A fantastic six-minute rock epic with a loopy guitar excursion, as if Prince circa “Purple Rain” jammed with Pink Floyd circa “Shine On You Crazy Diamond.” “Mitch played that guitar when he was a little, ah, influenced,” Styles says. “Well, he was on mushrooms, we all were. We had no idea what we were doing. We forgot all about that track, then went back later and loved it. But Mitch had no idea what he did on guitar that night, so he had to learn it all over from the track. That one to me feels really British. I usually sing with a slight American twang, because the first person I ever listened to was Elvis Presley. When I’ve been doing the track listing, and ticking off the ones to definitely make the album, it’s always in the first three to be ticked. That’s a phenomenal song.”
“Sunflower, Vol. 6”
An experimental trip with “deep cut” written all over it: “I would love people to listen to the whole album. I want people to listen to every song. Even with streaming and playlists, I love listening to records top to bottom. So I want to make make albums that I want to listen to top to bottom, because that’s just how I listen to music.”
“I was in a pretty big Joni hole,” Style admits. Inspired by his Southern California surroundings — and his obsession with Joni Mitchell’s 1971 classic Blue — he tracked down Joellen Lapidus, the woman who built the dulcimer Mitchell plays throughout that album. Back in the day, Lapidus introduced Mitchell to the wonders of the mountain dulcimer; she took it backpacking around Europe and wrote some of her most classic songs on it. Styles and Tom Hull got their first lesson in the instrument from Lapidus herself, at her house in Culver City. He proudly calls this song “Crosby, Stills, and Nash on steroids.” When he played Fine Line for Stevie Nicks this summer, she picked this as her favorite — and as you may know, Stevie’s opinion means a lot to the young man she called “my little muse Harry Styles.”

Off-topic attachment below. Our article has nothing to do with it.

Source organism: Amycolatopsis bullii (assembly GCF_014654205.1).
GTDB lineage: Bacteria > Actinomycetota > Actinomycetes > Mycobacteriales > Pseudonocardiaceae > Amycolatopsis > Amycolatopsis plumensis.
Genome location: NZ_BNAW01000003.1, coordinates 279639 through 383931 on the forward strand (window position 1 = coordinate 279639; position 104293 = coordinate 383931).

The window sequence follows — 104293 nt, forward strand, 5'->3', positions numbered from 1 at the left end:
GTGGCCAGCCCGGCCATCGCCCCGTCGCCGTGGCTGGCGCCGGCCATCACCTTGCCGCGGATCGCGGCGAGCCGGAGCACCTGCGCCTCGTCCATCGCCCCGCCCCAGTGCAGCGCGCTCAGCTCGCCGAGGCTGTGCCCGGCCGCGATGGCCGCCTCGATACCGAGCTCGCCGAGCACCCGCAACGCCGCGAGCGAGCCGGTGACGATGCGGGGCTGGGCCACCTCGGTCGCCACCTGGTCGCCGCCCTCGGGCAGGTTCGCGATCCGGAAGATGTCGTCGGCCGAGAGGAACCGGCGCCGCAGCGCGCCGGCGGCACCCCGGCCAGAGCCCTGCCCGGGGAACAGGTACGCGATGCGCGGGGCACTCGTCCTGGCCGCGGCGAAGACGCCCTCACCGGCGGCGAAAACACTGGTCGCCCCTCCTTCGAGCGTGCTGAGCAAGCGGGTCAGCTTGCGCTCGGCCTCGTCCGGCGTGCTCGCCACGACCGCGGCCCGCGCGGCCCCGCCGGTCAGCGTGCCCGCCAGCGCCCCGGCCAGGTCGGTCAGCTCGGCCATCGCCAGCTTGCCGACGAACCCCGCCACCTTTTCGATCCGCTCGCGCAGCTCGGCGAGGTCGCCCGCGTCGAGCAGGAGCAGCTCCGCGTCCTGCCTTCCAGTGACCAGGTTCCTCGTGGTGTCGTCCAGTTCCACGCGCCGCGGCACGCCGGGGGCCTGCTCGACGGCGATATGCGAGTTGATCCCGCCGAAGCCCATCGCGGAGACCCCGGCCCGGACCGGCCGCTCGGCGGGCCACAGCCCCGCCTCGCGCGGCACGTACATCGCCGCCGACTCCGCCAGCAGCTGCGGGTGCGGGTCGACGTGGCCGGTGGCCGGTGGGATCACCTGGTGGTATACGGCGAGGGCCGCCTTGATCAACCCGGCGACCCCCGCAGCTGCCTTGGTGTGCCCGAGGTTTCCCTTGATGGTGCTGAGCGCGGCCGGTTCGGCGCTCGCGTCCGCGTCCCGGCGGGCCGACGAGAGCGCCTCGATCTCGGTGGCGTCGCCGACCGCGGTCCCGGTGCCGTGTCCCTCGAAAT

“Treat People With Kindness”
This up-with-people singalong doesn’t sound like anything else on the album. It began after the slogan was featured prominently on Styles’ first solo tour: “I told Jeff, I would love to someday write a song called ‘Treat People With Kindness.’ And he was like, ‘Why don’t you just do it?’ It made me uncomfortable at first, because I wasn’t sure what it was — but then I wanted to lean into that. I feel like that song opened something that’s been in my core.”
The longest and most eccentric song on the album — one of the first to be written, as a simple folky ballad, but it kept expanding and evolving. “It’s a weird one,” Styles says. “It started simple, but I wanted to have this big epic outro thing. And it just took shape as this thing where I thought, ‘That’s just like the music I want to make.’ I love strings, I love horns, I love harmonies — so why don’t we just put all of that in there?” It typifies the spirit of the whole project. But he knows he can’t please everyone. “When my granddad first heard ‘Lights Up,’ he was, ‘Yeah, I had to listen to it a couple times to get it. But I’m just glad you’re still working.’ It was funny, but I thought, I’m just glad I’m still working.”